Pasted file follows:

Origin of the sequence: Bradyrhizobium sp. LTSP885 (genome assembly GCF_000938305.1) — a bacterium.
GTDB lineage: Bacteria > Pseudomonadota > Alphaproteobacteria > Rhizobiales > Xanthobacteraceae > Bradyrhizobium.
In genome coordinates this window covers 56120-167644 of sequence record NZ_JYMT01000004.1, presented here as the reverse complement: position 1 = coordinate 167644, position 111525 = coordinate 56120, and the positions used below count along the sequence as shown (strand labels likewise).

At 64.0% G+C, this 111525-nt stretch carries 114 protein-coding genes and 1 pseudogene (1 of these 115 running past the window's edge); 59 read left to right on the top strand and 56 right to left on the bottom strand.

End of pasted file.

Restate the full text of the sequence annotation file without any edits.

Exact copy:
Origin of the sequence: Bradyrhizobium sp. LTSP885 (genome assembly GCF_000938305.1) — a bacterium.
GTDB lineage: Bacteria > Pseudomonadota > Alphaproteobacteria > Rhizobiales > Xanthobacteraceae > Bradyrhizobium.
In genome coordinates this window covers 56120-167644 of sequence record NZ_JYMT01000004.1, presented here as the reverse complement: position 1 = coordinate 167644, position 111525 = coordinate 56120, and the positions used below count along the sequence as shown (strand labels likewise).

At 64.0% G+C, this 111525-nt stretch carries 114 protein-coding genes and 1 pseudogene (1 of these 115 running past the window's edge); 59 read left to right on the top strand and 56 right to left on the bottom strand.